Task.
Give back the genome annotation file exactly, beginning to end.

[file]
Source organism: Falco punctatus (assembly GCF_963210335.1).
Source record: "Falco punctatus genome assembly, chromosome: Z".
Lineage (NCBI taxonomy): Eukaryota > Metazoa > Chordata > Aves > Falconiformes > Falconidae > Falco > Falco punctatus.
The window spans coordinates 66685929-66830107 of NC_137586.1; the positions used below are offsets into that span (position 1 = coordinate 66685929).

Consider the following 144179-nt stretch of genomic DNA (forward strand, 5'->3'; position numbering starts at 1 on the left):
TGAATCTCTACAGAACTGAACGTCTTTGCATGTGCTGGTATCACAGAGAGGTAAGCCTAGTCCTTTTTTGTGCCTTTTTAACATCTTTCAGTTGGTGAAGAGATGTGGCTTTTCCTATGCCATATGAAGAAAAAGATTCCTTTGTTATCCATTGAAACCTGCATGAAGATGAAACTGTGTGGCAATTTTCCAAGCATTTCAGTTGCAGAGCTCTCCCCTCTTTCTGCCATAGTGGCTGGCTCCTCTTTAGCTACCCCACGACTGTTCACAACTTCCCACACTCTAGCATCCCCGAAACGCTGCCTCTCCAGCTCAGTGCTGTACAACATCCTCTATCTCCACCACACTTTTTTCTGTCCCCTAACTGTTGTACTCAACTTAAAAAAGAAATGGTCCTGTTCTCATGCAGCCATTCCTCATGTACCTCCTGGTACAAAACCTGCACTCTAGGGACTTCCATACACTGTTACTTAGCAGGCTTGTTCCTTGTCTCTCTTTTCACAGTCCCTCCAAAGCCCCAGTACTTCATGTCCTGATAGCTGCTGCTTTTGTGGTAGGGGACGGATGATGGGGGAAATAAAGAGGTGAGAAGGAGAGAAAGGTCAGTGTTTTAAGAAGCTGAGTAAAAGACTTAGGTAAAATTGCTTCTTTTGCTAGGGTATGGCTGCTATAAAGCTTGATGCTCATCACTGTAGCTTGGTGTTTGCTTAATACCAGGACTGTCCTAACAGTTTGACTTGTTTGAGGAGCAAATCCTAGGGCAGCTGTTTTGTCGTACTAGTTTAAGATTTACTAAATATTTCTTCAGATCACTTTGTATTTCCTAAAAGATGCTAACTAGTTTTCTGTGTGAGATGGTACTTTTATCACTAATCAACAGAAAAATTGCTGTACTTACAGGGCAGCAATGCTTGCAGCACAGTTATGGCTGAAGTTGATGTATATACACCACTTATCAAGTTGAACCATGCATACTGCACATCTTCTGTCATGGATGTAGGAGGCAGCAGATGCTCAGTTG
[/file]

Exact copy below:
Source organism: Falco punctatus (assembly GCF_963210335.1).
Source record: "Falco punctatus genome assembly, chromosome: Z".
Lineage (NCBI taxonomy): Eukaryota > Metazoa > Chordata > Aves > Falconiformes > Falconidae > Falco > Falco punctatus.
The window spans coordinates 66685929-66830107 of NC_137586.1; the positions used below are offsets into that span (position 1 = coordinate 66685929).

Consider the following 144179-nt stretch of genomic DNA (forward strand, 5'->3'; position numbering starts at 1 on the left):
TGAATCTCTACAGAACTGAACGTCTTTGCATGTGCTGGTATCACAGAGAGGTAAGCCTAGTCCTTTTTTGTGCCTTTTTAACATCTTTCAGTTGGTGAAGAGATGTGGCTTTTCCTATGCCATATGAAGAAAAAGATTCCTTTGTTATCCATTGAAACCTGCATGAAGATGAAACTGTGTGGCAATTTTCCAAGCATTTCAGTTGCAGAGCTCTCCCCTCTTTCTGCCATAGTGGCTGGCTCCTCTTTAGCTACCCCACGACTGTTCACAACTTCCCACACTCTAGCATCCCCGAAACGCTGCCTCTCCAGCTCAGTGCTGTACAACATCCTCTATCTCCACCACACTTTTTTCTGTCCCCTAACTGTTGTACTCAACTTAAAAAAGAAATGGTCCTGTTCTCATGCAGCCATTCCTCATGTACCTCCTGGTACAAAACCTGCACTCTAGGGACTTCCATACACTGTTACTTAGCAGGCTTGTTCCTTGTCTCTCTTTTCACAGTCCCTCCAAAGCCCCAGTACTTCATGTCCTGATAGCTGCTGCTTTTGTGGTAGGGGACGGATGATGGGGGAAATAAAGAGGTGAGAAGGAGAGAAAGGTCAGTGTTTTAAGAAGCTGAGTAAAAGACTTAGGTAAAATTGCTTCTTTTGCTAGGGTATGGCTGCTATAAAGCTTGATGCTCATCACTGTAGCTTGGTGTTTGCTTAATACCAGGACTGTCCTAACAGTTTGACTTGTTTGAGGAGCAAATCCTAGGGCAGCTGTTTTGTCGTACTAGTTTAAGATTTACTAAATATTTCTTCAGATCACTTTGTATTTCCTAAAAGATGCTAACTAGTTTTCTGTGTGAGATGGTACTTTTATCACTAATCAACAGAAAAATTGCTGTACTTACAGGGCAGCAATGCTTGCAGCACAGTTATGGCTGAAGTTGATGTATATACACCACTTATCAAGTTGAACCATGCATACTGCACATCTTCTGTCATGGATGTAGGAGGCAGCAGATGCTCAGTTG